Platelet glycoprotein IIb/IIIa blockers for percutaneous coronary intervention and the initial treatment of non-ST segment elevation acute coronary syndromes

  • Review
  • Intervention

Authors


Abstract

Background

During percutaneous coronary intervention (PCI), and in non-ST segment elevation acute coronary syndromes (NSTEACS), the risk of acute vessel occlusion by thrombosis is high. Glycoprotein (GP) IIb/IIIa blockers inhibit platelet aggregation and may prevent mortality and myocardial infarction (MI).

Objectives

To assess the efficacy and safety of GP IIb/IIIa blockers when administered during PCI, and as initial medical treatment in patients with NSTEACS.

Search strategy

We searched the Cochrane Central Register of Controlled Trials (CENTRAL) on The Cochrane Library (Issue 2 2006), MEDLINE (1966 to June 2006), and EMBASE (1980 to April 2006). Reference list of articles, and relevant conference proceedings were checked. No language restrictions were applied.

Selection criteria

Randomised controlled trials (RCTs) comparing intravenous GP IIb/IIIa blockers with placebo were sought.

Data collection and analysis

2713 publications were screened separately by two reviewers who assessed trial quality and extracted data.

Main results

A total of 38 RCTs with 58,495 patients were included in the review. During PCI, GP IIb/IIIa blockers decreased mortality at 30 days (OR 0.74, 95% CI 0.58 to 0.94) but not at 6 months (OR 0.87, 95% CI 0.73 to 1.03). Death or MI was decreased both at 30 days (OR 0.67, 95% CI 0.61 to 0.74), and at 6 months (OR 0.71, 95% CI 0.62 to 0.82), although severe bleeding was slightly increased (OR 1.38, 95% CI 1.19 to 1.60; absolute risk increase 8.6 per 1000). The results were homogeneous for every endpoint according to the clinical condition of the patients that were studied, but were more marked when a stent was implanted and less marked for patients pre-treated with clopidogrel. As initial medical treatment of NSTEACS, GP IIb/IIIa blockers did not decrease mortality at 30 days (OR 0.92, 95% CI 0.81 to 1.04) or at 6 months (OR 1.01, 95 % CI 0.88 to 1.16). However, death or MI was decreased at 30 days (OR 0.92, 95% CI 0.86 to 0.99) and at 6 months (OR 0.88, 95% CI 0.81 to 0.96), although severe bleeding was slightly increased (OR 1.27, 95% CI 1.12 to 1.44, absolute risk increase 1.2 per 1000).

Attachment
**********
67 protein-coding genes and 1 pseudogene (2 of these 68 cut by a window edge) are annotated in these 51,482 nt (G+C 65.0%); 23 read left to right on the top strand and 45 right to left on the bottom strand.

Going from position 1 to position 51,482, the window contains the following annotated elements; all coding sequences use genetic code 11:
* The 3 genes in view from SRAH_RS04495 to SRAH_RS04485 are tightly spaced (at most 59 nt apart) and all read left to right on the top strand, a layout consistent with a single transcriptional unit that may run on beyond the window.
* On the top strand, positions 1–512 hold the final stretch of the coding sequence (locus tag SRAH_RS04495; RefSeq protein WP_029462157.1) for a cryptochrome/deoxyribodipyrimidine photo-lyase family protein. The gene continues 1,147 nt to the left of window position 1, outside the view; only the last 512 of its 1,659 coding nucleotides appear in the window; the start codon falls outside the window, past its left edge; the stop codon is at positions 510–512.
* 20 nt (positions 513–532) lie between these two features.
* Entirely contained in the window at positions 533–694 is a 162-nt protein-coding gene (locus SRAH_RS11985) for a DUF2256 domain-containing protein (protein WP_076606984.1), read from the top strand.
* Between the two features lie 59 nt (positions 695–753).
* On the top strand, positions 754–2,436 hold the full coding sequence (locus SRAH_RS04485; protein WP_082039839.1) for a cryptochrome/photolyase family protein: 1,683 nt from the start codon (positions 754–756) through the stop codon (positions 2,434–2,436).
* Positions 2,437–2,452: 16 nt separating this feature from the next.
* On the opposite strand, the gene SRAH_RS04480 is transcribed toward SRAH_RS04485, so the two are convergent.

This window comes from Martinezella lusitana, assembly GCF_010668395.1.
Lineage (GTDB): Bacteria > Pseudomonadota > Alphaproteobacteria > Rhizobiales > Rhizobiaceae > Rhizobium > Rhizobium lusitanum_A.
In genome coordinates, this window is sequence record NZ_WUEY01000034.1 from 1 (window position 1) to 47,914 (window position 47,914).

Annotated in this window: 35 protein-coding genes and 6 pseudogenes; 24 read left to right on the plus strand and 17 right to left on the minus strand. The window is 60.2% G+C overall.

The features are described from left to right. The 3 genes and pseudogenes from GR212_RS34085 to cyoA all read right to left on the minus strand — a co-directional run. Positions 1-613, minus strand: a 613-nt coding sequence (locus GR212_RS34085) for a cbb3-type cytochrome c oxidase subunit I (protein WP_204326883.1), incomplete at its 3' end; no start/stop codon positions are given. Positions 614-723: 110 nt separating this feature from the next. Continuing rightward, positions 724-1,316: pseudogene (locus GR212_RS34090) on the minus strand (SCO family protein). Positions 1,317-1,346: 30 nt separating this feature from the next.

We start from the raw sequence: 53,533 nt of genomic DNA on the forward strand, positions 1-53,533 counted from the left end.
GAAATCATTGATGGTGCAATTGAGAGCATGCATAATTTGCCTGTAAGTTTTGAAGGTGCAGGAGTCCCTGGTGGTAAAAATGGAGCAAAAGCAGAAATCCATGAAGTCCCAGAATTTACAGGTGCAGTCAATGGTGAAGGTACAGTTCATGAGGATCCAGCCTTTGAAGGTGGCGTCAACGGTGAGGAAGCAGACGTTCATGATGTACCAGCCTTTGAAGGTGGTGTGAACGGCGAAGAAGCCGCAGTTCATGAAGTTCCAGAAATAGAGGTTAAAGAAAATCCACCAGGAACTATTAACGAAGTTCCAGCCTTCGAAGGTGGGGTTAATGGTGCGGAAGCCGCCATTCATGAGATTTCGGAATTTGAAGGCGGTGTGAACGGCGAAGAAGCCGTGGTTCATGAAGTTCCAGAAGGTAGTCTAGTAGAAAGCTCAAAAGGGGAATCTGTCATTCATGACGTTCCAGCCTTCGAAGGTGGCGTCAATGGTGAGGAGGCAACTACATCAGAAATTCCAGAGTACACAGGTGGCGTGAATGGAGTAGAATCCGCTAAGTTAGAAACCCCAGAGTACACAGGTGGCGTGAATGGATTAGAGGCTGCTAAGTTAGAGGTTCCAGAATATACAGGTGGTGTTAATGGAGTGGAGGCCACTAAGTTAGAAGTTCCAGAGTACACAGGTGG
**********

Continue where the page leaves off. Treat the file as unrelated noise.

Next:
Authors' conclusions

In patients submitted to PCI, intravenous GP IIb/IIIa blockers reduce the risk of death at 30 days and markedly that of death or MI at 30 days and 6 months at a price of a moderate increase in the risk of severe bleeding. These effects were homogeneous for patients with or without an acute coronary syndrome but seem to decrease when patients are pre-treated with clopidogrel. In contrast, when administered as initial medical treatment in patients with NSTEACS, these agents do not reduce mortality although they slightly reduce the risk of death or MI.

Plain language summary

Platelet glycoprotein IIb/IIIa blockers for percutaneous coronary intervention and the initial treatment of non-ST segment elevation acute coronary syndromes

During the last two decades, doctors have been looking for the best treatment to prevent clots in the coronary arteries of patients with heart disease. This review summarises the results of 38 studies which used a potent new class of antiplatelet drugs - glycoprotein IIb-IIIa blockers. This treatment was tested in two different conditions: in patients undergoing percutaneous coronary intervention (PCI) procedures (coronary angioplasty with or without stenting), and as the initial treatment of patients with acute coronary syndromes (unstable angina and non-ST segment elevation acute myocardial infarction).

Overall, the use of these drugs markedly reduced the risk of death or myocardial infarction at 30 days and 6 months in patients submitted to percutaneous coronary angioplasty or stent implantation. The results were similar for stable and for unstable patients with coronary artery disease, but there was comparatively less benefit for patients previously treated with clopidogrel, a new oral antiplatelet drug. Glycoprotein IIb/IIIa blockers only slightly reduced the risk of death or myocardial infarction when administered as initial medical treatment in patients with unstable angina or non-ST-elevation myocardial infarction. The benefits of glycoprotein IIb/IIIa blockers need to be balance against the slightly increased risk of severe bleeding.